The announcement by the United Nations in March that 20 million people in four countries were teetering on the edge of famine stunned the world and rammed home the breadth of the humanitarian crisis faced by so many in 2017.
This past year has not been so kind to Ethiopia’s beleaguered, ruling regime, the Tigrayan People’s Liberation Front (TPLF). After rigging the 2015 parliamentary elections, the regime has faced incessant protest by Oromo and Amhara activists, which has led to thousands of deaths, mass incarceration, an internet ban, killing of foreigners and destruction of foreign firms, triggering the government to declare a state of emergency and drawing international condemnation. Continue reading Martin Plaut and Ethiopia’s Politics of Famine→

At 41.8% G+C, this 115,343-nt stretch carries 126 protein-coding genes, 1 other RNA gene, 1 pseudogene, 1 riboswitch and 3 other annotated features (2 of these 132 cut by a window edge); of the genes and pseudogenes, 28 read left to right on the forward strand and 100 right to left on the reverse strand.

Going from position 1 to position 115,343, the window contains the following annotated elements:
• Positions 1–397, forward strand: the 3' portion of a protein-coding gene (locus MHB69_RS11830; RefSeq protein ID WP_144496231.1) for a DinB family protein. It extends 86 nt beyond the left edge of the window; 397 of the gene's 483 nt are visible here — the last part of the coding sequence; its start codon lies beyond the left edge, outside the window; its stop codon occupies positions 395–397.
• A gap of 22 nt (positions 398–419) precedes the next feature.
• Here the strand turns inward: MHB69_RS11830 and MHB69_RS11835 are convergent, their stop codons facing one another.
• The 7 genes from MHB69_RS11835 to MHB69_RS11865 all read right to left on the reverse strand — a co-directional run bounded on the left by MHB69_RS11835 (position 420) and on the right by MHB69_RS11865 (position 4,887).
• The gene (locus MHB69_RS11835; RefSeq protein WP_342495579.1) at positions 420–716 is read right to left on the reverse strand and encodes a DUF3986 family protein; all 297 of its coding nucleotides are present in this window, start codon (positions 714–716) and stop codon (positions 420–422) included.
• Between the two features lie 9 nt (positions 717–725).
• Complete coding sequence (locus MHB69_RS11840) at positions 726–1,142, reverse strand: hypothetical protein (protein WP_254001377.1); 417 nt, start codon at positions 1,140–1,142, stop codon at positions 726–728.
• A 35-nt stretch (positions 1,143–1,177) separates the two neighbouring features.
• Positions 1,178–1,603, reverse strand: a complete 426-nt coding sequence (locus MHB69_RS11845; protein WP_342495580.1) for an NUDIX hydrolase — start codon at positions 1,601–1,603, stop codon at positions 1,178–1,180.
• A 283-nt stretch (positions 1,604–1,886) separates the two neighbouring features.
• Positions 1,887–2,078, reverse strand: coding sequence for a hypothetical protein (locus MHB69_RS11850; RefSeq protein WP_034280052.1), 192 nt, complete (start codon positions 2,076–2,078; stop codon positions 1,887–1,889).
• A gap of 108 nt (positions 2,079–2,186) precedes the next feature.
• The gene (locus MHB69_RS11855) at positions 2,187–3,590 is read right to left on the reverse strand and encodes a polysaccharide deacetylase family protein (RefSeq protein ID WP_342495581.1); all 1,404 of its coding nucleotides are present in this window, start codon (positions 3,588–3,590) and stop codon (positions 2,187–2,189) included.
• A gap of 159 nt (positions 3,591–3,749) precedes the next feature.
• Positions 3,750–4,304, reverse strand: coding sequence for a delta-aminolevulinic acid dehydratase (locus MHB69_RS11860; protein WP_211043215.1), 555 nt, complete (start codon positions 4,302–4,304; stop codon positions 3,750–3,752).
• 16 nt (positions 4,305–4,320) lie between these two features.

The United States warned South Sudan’s government on Thursday that preventing humanitarian aid workers from reaching parts of the war-torn state that are suffering famine could “amount to deliberate starvation tactics.”
Millions of drought-stricken Ethiopians needing food, water and emergency medical care are not receiving it due to funding shortages, the United Nations said, warning the crisis will worsen if spring rains fail as predicted.
Some 5.6 million people need food aid in the Horn of Africa nation, which has been hit by a series of back-to-back droughts.
In what could be an important test of the Trump Administration’s attitude toward foreign aid, the new United Nations Secretary-General, António Guterres, and UN aid chief Stephen O’Brien have called on the international community to give the Ethiopian government another $948 million to assist a reported 5.6 million people facing starvation. Continue reading Ethiopia’s Cruel Con Game→